When you’re creating a driving simulator to train people in emergency services, there’s a lot riding on every decision you make – particularly in the early stages. Accuracy, believability, and flexibility are all key factors in the decision-making process.
Alistair Cumming understands this all to well. As head of International Business Solutions for Training at Babcock International, he knew that motion would need to be a big piece of the puzzle to get the level of immersion and believability he wanted.
“One of the key differentiators in deciding which simulator we would go with was the ability to integrate motion and a motion platform,” says Cumming. “We also wanted feedback through the steering wheel and platform. That was crucial for us to get the realism we needed in the simulator.”
At the start, the main challenge facing the company was that they didn’t have the capability or the information to build the simulator.
“Our business is focused on creating training opportunities, solutions and experiences,” explains Cumming.
Instinctually, he knew that to do this right and create an unparalleled simulation experience the company would need to look externally for the best capabilities.
“Our research led us to Motion Simulation who were an excellent fit to partner with with us to develop our simulator. Based in the UK, they were essentially into racing software and had obviously used D-BOX before. That was one of the reasons that we went with them,” declares Cumming.
To develop the software portion of the mandate Babcock engaged with another UK company that had previously worked with Motion Simulation. That essentially became the team that was used to develop the simulator.
THE BEAUTY IS IN THE DETAILS
To create a highly realistic simulation experience, the team created 167 miles of roadway. So if you approached a junction and decided to turn left it would take you into another route leaving nothing pre-determined.
That kind of flexibility is uncommon in this industry. “With the simulator and software we can program a route, which will take in various traffic hazards that you’ll encounter,” explains Cumming. “If we’re teaching a student about how to approach roundabouts, or junctions and they get it wrong, we can stop and replay the scenario so they can see their error. Then, they can start again or jump to another part of the 167 miles where there’s another similar junction.”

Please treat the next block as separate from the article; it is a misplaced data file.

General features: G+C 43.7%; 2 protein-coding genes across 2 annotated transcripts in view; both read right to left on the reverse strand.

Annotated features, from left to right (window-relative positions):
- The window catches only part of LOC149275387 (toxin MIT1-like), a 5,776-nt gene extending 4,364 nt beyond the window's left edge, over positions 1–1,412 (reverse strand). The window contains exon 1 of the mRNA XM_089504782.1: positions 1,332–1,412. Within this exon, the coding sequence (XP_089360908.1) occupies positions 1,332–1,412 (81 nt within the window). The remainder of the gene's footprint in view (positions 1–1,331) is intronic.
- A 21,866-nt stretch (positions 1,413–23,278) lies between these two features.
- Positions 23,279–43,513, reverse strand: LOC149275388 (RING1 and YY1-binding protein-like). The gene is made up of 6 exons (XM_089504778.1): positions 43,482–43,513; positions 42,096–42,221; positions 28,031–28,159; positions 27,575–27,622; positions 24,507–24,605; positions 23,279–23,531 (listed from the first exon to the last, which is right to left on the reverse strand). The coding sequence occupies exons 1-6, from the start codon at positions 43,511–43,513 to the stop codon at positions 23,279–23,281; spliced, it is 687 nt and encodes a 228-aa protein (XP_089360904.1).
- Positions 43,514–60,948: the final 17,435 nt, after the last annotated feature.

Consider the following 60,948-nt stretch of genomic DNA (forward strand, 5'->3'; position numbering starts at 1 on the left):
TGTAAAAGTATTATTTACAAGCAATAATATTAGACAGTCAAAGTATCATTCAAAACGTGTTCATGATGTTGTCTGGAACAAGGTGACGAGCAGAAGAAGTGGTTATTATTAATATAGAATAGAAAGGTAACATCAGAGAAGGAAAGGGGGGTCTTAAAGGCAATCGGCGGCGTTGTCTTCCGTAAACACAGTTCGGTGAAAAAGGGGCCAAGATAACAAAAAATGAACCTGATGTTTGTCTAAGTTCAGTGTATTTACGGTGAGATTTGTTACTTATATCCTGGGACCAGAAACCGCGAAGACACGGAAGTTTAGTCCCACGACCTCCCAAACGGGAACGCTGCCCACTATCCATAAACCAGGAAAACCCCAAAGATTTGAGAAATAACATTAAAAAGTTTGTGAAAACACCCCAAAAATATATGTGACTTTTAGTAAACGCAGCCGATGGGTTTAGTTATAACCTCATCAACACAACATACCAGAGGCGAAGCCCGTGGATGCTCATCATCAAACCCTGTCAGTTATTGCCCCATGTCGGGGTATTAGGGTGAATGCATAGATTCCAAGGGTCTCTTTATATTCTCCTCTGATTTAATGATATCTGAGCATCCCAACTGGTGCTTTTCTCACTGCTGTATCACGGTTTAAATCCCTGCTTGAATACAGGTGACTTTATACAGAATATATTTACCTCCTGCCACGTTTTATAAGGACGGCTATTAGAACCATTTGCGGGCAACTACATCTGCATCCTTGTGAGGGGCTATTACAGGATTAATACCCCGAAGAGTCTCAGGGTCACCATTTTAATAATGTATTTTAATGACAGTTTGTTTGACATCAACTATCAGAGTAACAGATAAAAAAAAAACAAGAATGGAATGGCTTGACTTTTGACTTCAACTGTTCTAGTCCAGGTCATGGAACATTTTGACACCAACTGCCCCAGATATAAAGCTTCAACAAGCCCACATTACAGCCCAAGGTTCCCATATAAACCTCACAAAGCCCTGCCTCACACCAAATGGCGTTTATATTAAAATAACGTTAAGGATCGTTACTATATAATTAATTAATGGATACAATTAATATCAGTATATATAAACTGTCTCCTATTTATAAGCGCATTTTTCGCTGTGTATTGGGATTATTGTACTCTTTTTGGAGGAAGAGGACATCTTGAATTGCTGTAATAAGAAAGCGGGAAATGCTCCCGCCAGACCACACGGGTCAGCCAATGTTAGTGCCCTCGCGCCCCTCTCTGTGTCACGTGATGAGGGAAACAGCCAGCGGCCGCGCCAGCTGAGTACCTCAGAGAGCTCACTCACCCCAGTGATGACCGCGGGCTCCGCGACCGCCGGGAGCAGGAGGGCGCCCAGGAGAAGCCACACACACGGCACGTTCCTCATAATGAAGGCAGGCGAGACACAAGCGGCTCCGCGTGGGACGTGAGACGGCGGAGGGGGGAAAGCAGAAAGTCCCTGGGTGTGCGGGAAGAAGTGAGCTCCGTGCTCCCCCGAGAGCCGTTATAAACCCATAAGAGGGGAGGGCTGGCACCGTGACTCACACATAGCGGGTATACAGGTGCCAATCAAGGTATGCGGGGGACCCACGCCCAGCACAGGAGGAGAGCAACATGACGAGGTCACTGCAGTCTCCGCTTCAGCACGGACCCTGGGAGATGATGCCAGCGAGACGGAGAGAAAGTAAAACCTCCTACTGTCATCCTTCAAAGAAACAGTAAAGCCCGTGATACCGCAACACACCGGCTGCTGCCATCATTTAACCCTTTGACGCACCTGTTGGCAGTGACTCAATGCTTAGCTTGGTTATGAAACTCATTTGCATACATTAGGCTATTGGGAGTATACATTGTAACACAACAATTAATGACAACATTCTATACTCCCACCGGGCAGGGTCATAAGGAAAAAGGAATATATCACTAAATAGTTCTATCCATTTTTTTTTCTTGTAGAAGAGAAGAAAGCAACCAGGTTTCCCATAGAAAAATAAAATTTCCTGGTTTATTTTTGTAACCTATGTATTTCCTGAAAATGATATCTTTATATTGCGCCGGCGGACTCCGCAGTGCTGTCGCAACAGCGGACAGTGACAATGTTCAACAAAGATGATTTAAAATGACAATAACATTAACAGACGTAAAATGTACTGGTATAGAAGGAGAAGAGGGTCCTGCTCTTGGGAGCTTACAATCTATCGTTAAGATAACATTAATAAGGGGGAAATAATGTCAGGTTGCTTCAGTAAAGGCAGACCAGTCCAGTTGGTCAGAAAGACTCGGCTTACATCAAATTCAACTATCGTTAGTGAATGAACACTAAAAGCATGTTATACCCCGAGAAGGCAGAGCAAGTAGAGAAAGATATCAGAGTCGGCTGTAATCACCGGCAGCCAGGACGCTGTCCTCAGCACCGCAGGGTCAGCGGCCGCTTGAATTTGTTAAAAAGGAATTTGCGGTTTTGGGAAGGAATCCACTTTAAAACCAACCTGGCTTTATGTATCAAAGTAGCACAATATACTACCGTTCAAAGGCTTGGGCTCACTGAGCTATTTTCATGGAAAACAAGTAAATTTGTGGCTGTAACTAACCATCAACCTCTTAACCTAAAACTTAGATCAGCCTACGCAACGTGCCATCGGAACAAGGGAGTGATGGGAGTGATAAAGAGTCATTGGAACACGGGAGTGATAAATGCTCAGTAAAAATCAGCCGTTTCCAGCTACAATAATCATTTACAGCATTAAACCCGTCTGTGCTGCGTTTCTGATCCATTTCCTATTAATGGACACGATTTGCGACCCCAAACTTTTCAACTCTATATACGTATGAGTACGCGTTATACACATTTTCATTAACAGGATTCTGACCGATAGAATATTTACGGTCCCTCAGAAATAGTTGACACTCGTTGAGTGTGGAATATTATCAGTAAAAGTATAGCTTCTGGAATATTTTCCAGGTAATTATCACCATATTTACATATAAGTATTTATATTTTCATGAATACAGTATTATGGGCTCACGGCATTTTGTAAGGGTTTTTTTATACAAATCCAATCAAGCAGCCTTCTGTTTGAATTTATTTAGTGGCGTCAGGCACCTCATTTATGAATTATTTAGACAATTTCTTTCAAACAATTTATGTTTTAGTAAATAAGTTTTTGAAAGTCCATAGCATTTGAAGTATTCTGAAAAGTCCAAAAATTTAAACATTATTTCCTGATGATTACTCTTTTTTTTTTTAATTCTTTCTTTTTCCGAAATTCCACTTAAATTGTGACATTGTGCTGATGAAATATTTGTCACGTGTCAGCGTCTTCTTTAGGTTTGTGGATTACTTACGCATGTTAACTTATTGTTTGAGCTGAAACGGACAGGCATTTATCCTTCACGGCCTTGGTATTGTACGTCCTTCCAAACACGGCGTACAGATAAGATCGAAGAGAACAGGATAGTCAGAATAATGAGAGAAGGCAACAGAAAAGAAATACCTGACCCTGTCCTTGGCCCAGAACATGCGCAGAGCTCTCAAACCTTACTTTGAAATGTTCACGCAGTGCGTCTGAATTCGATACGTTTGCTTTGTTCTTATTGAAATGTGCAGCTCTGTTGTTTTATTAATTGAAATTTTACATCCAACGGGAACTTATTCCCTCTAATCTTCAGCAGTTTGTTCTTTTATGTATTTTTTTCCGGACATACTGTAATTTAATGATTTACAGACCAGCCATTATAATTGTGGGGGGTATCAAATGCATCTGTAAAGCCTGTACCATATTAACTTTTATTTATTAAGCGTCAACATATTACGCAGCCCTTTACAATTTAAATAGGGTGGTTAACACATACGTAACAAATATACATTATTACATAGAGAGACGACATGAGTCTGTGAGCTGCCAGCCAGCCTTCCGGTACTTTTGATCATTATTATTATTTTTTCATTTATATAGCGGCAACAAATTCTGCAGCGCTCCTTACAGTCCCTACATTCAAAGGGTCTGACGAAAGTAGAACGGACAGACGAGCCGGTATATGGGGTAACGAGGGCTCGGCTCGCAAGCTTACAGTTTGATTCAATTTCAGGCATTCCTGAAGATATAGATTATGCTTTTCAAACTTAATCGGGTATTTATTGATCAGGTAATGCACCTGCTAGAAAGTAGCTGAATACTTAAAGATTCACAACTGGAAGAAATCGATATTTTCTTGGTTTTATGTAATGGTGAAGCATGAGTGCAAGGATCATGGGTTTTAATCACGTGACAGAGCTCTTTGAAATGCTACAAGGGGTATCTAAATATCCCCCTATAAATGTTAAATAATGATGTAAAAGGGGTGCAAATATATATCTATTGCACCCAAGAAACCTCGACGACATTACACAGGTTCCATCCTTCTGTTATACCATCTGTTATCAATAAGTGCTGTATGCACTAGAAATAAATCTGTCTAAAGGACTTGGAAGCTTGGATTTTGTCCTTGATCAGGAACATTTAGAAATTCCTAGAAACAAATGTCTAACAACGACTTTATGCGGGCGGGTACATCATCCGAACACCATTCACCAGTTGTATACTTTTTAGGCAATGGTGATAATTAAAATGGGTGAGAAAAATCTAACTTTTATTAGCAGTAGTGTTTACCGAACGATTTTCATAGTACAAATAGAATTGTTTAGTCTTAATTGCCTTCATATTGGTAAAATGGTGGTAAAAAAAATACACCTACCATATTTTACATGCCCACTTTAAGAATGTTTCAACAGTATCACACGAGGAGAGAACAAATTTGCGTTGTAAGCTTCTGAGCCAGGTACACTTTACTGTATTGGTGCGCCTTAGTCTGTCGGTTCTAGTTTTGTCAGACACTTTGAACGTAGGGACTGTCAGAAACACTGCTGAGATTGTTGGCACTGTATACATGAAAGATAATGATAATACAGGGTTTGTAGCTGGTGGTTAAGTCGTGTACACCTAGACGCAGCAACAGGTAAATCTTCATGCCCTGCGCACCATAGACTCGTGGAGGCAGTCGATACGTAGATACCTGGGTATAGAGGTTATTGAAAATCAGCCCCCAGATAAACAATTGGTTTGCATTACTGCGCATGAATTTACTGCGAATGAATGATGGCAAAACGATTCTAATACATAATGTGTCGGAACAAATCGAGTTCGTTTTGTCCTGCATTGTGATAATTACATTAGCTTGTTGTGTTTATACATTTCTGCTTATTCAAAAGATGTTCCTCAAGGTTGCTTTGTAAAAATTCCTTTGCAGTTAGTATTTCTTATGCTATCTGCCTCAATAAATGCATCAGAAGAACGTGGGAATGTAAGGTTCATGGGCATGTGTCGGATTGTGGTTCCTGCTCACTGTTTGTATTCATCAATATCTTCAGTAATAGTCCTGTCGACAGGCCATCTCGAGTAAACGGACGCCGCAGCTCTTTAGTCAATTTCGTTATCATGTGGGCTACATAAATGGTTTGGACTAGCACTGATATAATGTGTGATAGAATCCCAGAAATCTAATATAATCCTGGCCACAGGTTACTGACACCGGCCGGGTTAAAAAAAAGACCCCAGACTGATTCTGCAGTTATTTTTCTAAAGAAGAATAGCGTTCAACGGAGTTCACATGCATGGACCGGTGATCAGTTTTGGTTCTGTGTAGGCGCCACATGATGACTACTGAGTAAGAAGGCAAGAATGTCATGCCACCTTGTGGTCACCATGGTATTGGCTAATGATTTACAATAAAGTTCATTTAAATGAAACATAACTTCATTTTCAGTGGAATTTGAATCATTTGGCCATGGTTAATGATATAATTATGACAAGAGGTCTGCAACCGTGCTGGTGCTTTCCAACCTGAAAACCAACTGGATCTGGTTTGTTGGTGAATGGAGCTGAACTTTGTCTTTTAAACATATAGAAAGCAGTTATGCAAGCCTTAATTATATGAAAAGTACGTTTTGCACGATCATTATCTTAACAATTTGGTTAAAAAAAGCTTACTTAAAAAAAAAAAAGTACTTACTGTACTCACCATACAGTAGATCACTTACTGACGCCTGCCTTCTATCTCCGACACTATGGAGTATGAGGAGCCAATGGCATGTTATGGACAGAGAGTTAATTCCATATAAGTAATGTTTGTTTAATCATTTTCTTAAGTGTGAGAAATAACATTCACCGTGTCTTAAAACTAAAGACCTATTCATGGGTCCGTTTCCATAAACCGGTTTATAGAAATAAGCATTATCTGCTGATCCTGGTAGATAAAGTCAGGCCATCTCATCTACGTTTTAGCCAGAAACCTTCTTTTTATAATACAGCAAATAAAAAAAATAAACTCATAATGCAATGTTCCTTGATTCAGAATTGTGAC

The advantage of having this level of detail is that the junctions can grow in complexity giving delegates the option to select a straight three-way junction or multiple junctions with traffic jams and more difficulty.
CURRICULUM IS KEY
As far as the curriculum is concerned, the most important thing for Cumming was that the exercises had to be an asset. That’s why they needed a motion platform.
To recreate realistic feedback, Cumming says they took a fire appliance onto an airfield and recorded various measurements and then constructed the software so the stopping distances and the turning were absolutely accurate to the actual appliance itself.
“If I hit the sidewalk I’ll feel the bump so the motion is exactly the same as if I really was going up on the sidewalk. If I hit another vehicle then I feel the impact of that,” says Cumming.
“We also keep a telemetry of the movements of the vehicle so we can tell the amount of pressure that is on the accelerator or when the driver applies the brake. In order to be realistic, it had to be configured so that if you touch something or drive up onto a sidewalk then you feel it.“
HARD WORK PAYS OFF
To achieve the best results, the company broke down the various competencies required for a blue light emergency services driver and created scenarios for each of those. “We’ve developed a method for training that gets you to competency quicker. In essence, we’ve taken an 8-day course and are able to deliver it in 5 days,” explains Cumming.
Initially, there was a lot of resistance to the use of their simulators in the community. Trainers were very skeptical of it. However, their perception changed through the experience of actually using the simulator.
Cumming believes the acceptance is coming from a combination of the curriculum they designed and the level of immersion. “Because it is so immersive they forget they’re in a simulator,” he says. “For example, if you say to someone stop, most delegates will actually check their rear view mirror and pull over to the side of the road because they feel like they’re actually driving a vehicle on a road. That’s how immersed they are in the experience. And the motion platform that D-BOX provided is key to achieving that.”